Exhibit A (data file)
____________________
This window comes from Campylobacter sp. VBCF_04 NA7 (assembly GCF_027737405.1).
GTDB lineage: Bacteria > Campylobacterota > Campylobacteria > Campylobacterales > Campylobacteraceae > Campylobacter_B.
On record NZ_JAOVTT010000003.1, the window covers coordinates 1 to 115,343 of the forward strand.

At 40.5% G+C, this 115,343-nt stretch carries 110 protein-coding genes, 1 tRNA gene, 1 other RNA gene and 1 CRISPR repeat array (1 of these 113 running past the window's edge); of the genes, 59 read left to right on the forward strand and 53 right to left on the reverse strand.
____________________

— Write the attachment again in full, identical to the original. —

This window comes from Campylobacter sp. VBCF_04 NA7 (assembly GCF_027737405.1).
GTDB lineage: Bacteria > Campylobacterota > Campylobacteria > Campylobacterales > Campylobacteraceae > Campylobacter_B.
On record NZ_JAOVTT010000003.1, the window covers coordinates 1 to 115,343 of the forward strand.

At 40.5% G+C, this 115,343-nt stretch carries 110 protein-coding genes, 1 tRNA gene, 1 other RNA gene and 1 CRISPR repeat array (1 of these 113 running past the window's edge); of the genes, 59 read left to right on the forward strand and 53 right to left on the reverse strand.